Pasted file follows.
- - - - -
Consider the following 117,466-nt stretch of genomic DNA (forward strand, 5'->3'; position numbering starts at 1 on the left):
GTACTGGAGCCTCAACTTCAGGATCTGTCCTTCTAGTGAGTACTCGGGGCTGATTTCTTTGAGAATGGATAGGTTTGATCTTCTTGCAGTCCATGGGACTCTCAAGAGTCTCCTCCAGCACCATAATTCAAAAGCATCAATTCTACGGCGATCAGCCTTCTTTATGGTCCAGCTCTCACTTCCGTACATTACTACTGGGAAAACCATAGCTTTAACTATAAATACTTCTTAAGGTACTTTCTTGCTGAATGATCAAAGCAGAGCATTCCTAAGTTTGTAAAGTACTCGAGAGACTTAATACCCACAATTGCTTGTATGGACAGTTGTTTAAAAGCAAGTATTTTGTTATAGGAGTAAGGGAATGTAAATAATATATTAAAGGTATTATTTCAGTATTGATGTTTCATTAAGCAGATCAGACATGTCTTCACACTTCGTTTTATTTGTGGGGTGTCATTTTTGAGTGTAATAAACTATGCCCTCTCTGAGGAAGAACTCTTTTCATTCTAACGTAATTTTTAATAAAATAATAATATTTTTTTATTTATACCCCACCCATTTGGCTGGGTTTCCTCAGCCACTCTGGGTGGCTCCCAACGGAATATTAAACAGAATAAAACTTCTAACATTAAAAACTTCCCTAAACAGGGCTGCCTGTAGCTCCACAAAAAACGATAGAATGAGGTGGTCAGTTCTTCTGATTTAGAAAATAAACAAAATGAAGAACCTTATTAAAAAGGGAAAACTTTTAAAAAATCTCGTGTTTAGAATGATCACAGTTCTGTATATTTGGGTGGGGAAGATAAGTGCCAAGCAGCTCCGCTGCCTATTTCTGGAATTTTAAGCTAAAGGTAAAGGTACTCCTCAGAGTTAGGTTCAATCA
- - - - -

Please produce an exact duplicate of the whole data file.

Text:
Consider the following 117,466-nt stretch of genomic DNA (forward strand, 5'->3'; position numbering starts at 1 on the left):
GTACTGGAGCCTCAACTTCAGGATCTGTCCTTCTAGTGAGTACTCGGGGCTGATTTCTTTGAGAATGGATAGGTTTGATCTTCTTGCAGTCCATGGGACTCTCAAGAGTCTCCTCCAGCACCATAATTCAAAAGCATCAATTCTACGGCGATCAGCCTTCTTTATGGTCCAGCTCTCACTTCCGTACATTACTACTGGGAAAACCATAGCTTTAACTATAAATACTTCTTAAGGTACTTTCTTGCTGAATGATCAAAGCAGAGCATTCCTAAGTTTGTAAAGTACTCGAGAGACTTAATACCCACAATTGCTTGTATGGACAGTTGTTTAAAAGCAAGTATTTTGTTATAGGAGTAAGGGAATGTAAATAATATATTAAAGGTATTATTTCAGTATTGATGTTTCATTAAGCAGATCAGACATGTCTTCACACTTCGTTTTATTTGTGGGGTGTCATTTTTGAGTGTAATAAACTATGCCCTCTCTGAGGAAGAACTCTTTTCATTCTAACGTAATTTTTAATAAAATAATAATATTTTTTTATTTATACCCCACCCATTTGGCTGGGTTTCCTCAGCCACTCTGGGTGGCTCCCAACGGAATATTAAACAGAATAAAACTTCTAACATTAAAAACTTCCCTAAACAGGGCTGCCTGTAGCTCCACAAAAAACGATAGAATGAGGTGGTCAGTTCTTCTGATTTAGAAAATAAACAAAATGAAGAACCTTATTAAAAAGGGAAAACTTTTAAAAAATCTCGTGTTTAGAATGATCACAGTTCTGTATATTTGGGTGGGGAAGATAAGTGCCAAGCAGCTCCGCTGCCTATTTCTGGAATTTTAAGCTAAAGGTAAAGGTACTCCTCAGAGTTAGGTTCAATCA